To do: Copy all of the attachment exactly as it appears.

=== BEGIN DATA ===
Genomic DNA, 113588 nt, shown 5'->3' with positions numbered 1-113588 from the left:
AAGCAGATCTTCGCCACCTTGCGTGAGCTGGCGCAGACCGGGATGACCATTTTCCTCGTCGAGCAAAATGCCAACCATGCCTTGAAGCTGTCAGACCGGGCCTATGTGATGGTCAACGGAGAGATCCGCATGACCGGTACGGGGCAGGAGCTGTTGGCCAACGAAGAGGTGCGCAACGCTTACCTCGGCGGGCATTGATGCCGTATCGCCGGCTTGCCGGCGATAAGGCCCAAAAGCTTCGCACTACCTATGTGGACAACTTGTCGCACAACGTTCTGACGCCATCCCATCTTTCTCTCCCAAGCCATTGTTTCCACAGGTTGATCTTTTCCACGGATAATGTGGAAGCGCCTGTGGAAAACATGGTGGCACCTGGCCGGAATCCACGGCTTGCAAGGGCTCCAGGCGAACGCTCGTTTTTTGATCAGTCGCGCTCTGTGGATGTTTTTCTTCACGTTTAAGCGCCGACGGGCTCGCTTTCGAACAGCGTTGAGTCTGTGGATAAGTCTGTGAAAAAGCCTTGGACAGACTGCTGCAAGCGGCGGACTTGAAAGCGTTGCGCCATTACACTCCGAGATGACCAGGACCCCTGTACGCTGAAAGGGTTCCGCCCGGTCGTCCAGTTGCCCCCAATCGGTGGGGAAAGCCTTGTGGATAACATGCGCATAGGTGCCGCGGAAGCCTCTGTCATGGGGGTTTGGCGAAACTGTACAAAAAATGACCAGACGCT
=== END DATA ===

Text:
Genomic DNA, 113588 nt, shown 5'->3' with positions numbered 1-113588 from the left:
AAGCAGATCTTCGCCACCTTGCGTGAGCTGGCGCAGACCGGGATGACCATTTTCCTCGTCGAGCAAAATGCCAACCATGCCTTGAAGCTGTCAGACCGGGCCTATGTGATGGTCAACGGAGAGATCCGCATGACCGGTACGGGGCAGGAGCTGTTGGCCAACGAAGAGGTGCGCAACGCTTACCTCGGCGGGCATTGATGCCGTATCGCCGGCTTGCCGGCGATAAGGCCCAAAAGCTTCGCACTACCTATGTGGACAACTTGTCGCACAACGTTCTGACGCCATCCCATCTTTCTCTCCCAAGCCATTGTTTCCACAGGTTGATCTTTTCCACGGATAATGTGGAAGCGCCTGTGGAAAACATGGTGGCACCTGGCCGGAATCCACGGCTTGCAAGGGCTCCAGGCGAACGCTCGTTTTTTGATCAGTCGCGCTCTGTGGATGTTTTTCTTCACGTTTAAGCGCCGACGGGCTCGCTTTCGAACAGCGTTGAGTCTGTGGATAAGTCTGTGAAAAAGCCTTGGACAGACTGCTGCAAGCGGCGGACTTGAAAGCGTTGCGCCATTACACTCCGAGATGACCAGGACCCCTGTACGCTGAAAGGGTTCCGCCCGGTCGTCCAGTTGCCCCCAATCGGTGGGGAAAGCCTTGTGGATAACATGCGCATAGGTGCCGCGGAAGCCTCTGTCATGGGGGTTTGGCGAAACTGTACAAAAAATGACCAGACGCT